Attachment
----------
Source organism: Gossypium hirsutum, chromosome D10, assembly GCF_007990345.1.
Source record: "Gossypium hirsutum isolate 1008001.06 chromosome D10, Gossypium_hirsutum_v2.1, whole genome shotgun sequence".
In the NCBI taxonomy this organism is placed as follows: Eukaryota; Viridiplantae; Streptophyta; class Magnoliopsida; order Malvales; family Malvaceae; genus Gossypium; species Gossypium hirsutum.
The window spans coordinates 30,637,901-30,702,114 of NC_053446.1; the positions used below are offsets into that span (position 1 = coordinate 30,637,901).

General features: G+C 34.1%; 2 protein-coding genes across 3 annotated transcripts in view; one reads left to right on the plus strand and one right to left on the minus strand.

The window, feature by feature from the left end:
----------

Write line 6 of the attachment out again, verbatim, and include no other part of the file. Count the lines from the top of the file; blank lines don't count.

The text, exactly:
The window, feature by feature from the left end: